Picture this – a fierce leader, who has complete control over the citizens of his country. He also holds many foreign nations under his thumb and in captivity. He is murderous, deceitful, vindictive, suspicious, conniving and any other negative term you might want to add. This man thinks nothing of killing some family members, because they don’t agree with him or he thinks they’re plotting against him. He has no value for life. When he hears that a new leader has just been born, he creates mayhem and despair by killing all the babies in the area, younger than two years old. They called it the Massacre of the Innocents.
We think we have problems with our leaders. This guy was about as low as they go, but a typical politician trying to impress Rome and still make his subjects think he was on their side. Yet they called him great – Herod, the Great. Why?
Part of his claim to fame had to do with the many building projects he completed in Judaea. He expanded the second temple at Jerusalem. He built a fortress city at Masada. He may have been great in creating impressive buildings, but his true nature was revealed in his ability to rule using scare tactics, subversion, and devious means. Sounds almost like organized crime, doesn’t it?
This is the man who ruled during the time of Jesus’ birth. The one who directed the Magi to seek out this king and let him know where he was, so he could also go and worship him. Another underhanded trick to get his mitts on this child and dispose of him before he became a threat to his tyrannical regime. This is when the order was sent to kill the babies.
Herod, the Great died in 4 BC at the age of 69, leaving his three sons to carry on his legacy.
Throughout Jesus’ life, the Herods continued to rule in Israel. Herod Antipas was tetrarch of Galilee and Perea from 4BC to 39AD. He’s the Herod who married his brother’s wife, Herodias. Herodias’ daughter danced for Herod and he enjoyed it so much he promised her anything her heart desired. Under her mother’s urging, Salome requested the head of John the Baptist. He is also the Herod referred to in the arrest and trial of Jesus and His eventual crucifixion – one of the co-conspirators in Jesus’ death. During His ministry, Jesus referred to Antipas as “the Fox,” because of his nefarious dealings. He knew what kind of man this Herod was. He knew all about him.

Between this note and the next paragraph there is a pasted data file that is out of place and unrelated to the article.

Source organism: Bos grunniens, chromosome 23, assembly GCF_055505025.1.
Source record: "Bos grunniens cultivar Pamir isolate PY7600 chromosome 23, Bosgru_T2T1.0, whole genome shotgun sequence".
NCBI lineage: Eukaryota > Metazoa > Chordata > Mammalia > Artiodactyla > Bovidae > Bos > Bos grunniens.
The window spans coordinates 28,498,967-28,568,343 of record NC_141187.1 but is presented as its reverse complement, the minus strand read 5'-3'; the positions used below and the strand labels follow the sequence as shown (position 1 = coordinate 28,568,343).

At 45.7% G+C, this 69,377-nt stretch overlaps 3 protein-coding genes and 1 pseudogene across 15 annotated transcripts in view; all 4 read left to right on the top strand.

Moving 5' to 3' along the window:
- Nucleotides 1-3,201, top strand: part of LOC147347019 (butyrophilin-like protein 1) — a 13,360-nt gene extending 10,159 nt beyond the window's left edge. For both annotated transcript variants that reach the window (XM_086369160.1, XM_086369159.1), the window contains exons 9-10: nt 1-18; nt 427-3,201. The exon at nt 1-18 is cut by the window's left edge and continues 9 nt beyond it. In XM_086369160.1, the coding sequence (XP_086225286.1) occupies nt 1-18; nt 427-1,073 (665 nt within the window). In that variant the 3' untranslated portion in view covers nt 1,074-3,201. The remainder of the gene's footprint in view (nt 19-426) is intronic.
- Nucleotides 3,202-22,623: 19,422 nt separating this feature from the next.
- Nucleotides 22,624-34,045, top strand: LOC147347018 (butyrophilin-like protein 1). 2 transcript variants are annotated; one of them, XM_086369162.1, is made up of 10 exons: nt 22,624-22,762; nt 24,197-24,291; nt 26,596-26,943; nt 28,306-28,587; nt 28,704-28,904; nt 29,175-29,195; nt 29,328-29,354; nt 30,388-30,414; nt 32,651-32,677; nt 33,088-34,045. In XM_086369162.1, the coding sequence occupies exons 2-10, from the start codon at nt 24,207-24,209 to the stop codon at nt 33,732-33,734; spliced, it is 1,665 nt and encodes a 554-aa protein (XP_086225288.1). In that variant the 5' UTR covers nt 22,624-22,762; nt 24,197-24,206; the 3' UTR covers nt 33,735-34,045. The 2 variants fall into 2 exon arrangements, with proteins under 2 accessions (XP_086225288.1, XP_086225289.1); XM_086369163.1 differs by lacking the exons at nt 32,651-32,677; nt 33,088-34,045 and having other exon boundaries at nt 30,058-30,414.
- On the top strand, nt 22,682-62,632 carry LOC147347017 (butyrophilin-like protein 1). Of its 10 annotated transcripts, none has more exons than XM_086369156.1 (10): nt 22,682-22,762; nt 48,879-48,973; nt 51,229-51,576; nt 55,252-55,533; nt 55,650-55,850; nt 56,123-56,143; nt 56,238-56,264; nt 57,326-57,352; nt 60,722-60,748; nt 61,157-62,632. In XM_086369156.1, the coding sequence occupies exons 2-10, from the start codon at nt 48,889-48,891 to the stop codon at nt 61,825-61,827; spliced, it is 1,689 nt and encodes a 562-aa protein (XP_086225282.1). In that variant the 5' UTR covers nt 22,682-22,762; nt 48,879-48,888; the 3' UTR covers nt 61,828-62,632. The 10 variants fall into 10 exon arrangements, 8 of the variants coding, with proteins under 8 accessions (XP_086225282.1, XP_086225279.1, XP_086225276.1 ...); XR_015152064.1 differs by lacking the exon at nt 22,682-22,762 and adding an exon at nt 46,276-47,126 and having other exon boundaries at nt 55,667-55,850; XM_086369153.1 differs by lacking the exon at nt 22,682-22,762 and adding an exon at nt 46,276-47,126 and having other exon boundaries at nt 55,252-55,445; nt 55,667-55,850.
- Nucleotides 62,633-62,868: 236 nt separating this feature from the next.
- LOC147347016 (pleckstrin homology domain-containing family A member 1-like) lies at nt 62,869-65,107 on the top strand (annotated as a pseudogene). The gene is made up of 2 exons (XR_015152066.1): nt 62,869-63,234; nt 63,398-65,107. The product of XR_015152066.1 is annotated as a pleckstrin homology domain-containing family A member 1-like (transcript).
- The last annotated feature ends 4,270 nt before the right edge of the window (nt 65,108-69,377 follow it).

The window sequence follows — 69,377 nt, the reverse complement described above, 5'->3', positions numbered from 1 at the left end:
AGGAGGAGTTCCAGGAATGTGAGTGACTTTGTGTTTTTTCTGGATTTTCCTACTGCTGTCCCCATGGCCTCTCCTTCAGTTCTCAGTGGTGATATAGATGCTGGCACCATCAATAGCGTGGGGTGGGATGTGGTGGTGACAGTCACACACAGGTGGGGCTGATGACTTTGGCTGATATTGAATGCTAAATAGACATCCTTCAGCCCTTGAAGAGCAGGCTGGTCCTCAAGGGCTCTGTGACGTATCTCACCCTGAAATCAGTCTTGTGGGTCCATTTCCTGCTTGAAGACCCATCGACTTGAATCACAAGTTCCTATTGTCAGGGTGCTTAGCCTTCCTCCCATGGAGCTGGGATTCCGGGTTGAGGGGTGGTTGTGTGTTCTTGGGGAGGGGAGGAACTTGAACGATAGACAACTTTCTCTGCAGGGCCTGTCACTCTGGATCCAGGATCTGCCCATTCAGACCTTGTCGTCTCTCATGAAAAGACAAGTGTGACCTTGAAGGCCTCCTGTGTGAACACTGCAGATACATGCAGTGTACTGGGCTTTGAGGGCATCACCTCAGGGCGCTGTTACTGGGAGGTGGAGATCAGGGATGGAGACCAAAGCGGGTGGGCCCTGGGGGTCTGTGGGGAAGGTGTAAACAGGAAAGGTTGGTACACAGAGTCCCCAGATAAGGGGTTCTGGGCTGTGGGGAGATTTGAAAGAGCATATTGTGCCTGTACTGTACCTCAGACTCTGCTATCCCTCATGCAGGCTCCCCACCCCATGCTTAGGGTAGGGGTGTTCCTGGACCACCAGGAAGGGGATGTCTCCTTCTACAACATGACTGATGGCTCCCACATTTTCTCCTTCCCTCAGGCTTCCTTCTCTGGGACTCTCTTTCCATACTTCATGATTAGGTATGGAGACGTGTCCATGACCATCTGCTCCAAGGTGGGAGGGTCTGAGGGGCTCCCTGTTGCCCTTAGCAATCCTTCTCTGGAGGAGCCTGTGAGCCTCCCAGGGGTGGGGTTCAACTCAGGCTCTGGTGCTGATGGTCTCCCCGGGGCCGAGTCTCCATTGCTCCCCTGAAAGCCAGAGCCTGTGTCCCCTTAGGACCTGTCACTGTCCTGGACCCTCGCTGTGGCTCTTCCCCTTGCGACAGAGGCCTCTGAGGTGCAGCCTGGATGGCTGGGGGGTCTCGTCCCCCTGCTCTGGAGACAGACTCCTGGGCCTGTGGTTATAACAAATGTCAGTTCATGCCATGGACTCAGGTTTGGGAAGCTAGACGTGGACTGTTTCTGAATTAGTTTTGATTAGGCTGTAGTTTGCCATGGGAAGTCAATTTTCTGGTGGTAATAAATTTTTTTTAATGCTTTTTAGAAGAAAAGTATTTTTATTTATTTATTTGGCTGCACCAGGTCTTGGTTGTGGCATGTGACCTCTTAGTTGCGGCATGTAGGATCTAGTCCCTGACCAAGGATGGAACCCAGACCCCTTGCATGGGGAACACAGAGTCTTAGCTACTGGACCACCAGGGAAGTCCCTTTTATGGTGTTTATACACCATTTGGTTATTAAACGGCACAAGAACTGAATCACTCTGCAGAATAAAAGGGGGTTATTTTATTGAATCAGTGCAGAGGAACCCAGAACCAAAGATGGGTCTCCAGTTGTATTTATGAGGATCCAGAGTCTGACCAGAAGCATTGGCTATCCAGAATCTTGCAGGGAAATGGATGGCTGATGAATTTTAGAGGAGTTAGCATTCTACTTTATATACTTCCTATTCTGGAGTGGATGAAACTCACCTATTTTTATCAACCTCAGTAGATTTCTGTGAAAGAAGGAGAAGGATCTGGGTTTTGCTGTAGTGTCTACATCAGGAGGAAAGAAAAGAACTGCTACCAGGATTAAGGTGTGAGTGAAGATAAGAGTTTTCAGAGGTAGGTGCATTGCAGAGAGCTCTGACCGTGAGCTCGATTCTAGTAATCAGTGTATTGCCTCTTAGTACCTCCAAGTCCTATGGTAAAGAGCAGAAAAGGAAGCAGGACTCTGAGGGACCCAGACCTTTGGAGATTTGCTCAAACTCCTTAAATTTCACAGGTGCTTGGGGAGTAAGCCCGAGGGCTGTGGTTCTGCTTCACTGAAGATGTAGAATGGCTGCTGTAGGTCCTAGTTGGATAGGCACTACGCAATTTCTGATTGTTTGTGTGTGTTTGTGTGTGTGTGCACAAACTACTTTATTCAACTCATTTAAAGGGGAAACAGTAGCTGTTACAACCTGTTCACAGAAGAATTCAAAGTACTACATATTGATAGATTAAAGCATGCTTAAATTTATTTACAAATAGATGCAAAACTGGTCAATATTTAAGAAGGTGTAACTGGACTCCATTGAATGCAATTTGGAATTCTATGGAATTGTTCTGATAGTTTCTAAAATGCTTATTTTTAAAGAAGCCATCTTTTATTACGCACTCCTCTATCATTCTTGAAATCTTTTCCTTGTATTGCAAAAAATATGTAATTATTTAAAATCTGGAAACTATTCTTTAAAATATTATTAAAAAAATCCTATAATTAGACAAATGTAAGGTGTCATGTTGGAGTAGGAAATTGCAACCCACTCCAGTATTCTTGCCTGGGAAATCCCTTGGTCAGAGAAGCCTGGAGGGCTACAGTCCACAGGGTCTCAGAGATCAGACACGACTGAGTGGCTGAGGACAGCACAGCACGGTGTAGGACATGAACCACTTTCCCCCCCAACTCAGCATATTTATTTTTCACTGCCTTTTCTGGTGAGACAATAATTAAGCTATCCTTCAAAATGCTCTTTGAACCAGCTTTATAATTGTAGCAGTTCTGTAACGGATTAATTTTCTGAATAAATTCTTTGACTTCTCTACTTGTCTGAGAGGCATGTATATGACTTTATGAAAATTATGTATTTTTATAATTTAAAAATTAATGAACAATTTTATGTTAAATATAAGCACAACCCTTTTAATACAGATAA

These were the kinds of people who were governing during Jesus’ life. Though Jews were allowed to worship as they wished, they were still under the scrutiny of the government. This constant watchfulness, put the Jews on edge and they felt like prisoners in their own homes. They were also being over taxed for all the building improvements being made to impress Rome.
This political climate surged through the land during the time of Jesus’ life. The fact that Mary and Joseph fled Bethlehem and hid in Egypt was because of the fear of Herod’s edict to kill every male child under age two. This tyrannical regime carried on during the remainder of his life.
Our governments can have a huge bearing on the way we think and live as we grow into adulthood. Our Jesus always would’ve been respectful of the governing rulers, because it was a command from God, His Father. He would be caught in the middle of many arguments and discussions with others regarding their leadership. As is today, we talk politics with other. We state our feelings, because we live in a democracy, but we are still part of God’s kingdom as royal brothers and sisters of our Savior Jesus.
In our dealings today, with those who lead us, we still must respect them and honor their choices, because God instituted government as He did everything else. We can still voice our opinions though and I’m not too sure they were able to do that in Jesus’ day without some repercussions.